After nearly three weeks we have made our way from busy Saigon all the way up the coast to Vietnam’s equally busy capitol, Hanoi. While here we dodged motos at street crossings, took strolls around the lake, and encountered a few scams that we deemed Hanoiances.
The city itself is quite beautiful; there are many trees and plants, and if you’re up early enough you can witness many elderly locals doing their morning stretching and booty shaking routines near Hoam Kien lake. The area around the lake is called the Old Quarter, and many backpackers, restaurants, and shops enhabit the area. Hanoi is our second last stop in Vietnam and like most large cities we explore the cheap temples, wats, and museums while doing a whole lot of walking around and getting lost. Our interest was most intrigued by the Temple of Literature, a five courtyard display of tributes and epitaphs in honour of historic scholars, and to encourage others along the educated path.
We breifly visited the Ho Chi Minh mausoleum but did not actually venture inside to see his body. Ho Chi Minh was the leader of the communist independent movement, an influencial figure in helping defeat the French occupation, and warmly known as Uncle Ho. His face is on every bank note, many posters and framed photos around the country, and the city of Saigon was renamed after him – Ho Chi Minh City.
There were a few instances in Hanoi that we were less than pleased with; the occasional vendor would short change us (luckily our math was quick), and a valuable quick dry towel disappeared when the guesthouse did our laundry. The worst (and retrospectively funniest) of all annoyances though is when a shoe repair man took the sandals right off of Alistair’s feet. As we walked along the street a young man pointed at Alistair’s feet, curious to see if he stepped in something he paused to inspect. Without a moments hesitation the young man was sticking superglue in the cracks of his well worn sandals, surprised and confused we denied his services but he was persistant and continued his work. As we tried to walk away he slipped the sandal right from Alistair’s foot and began to stich the sides in efforts of reinforcement. We still pleaded no but were not agressive enough and the yound man then started glueing a new heel on the sandal. We were at a loss of words and still in shock but continued to say “stop, we don’t want the repairs”, when just then, another shoe repair man forced the other sandal off Alistair’s foot to make the same repairs. We should have physically grabbed the sandal from their hands, but physical assersion was not our first instinct. They asked a ridiculously high price that we argued down, and you can bet that we learned our lesson.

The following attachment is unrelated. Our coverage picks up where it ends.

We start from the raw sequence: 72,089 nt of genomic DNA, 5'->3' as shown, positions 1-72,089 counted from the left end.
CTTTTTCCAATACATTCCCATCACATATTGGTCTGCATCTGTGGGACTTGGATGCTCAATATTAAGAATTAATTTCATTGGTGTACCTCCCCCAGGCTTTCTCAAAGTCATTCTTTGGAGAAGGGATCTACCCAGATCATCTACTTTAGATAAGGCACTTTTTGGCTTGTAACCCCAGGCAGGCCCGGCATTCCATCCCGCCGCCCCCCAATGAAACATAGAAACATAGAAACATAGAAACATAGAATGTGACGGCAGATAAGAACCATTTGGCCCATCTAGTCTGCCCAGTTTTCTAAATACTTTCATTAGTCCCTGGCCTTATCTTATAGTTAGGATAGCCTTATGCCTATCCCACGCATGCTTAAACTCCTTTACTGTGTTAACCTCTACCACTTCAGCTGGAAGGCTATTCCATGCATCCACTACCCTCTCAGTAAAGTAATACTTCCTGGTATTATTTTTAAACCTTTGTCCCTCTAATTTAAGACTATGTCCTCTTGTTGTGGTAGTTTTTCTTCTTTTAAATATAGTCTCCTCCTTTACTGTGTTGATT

With ”good as new” sandals, our next and last stop in Vietnam is an overnight trekking tour in the Northern town of Sappa, where cascading rice paddies and the truely cultural H’mong villagers await us.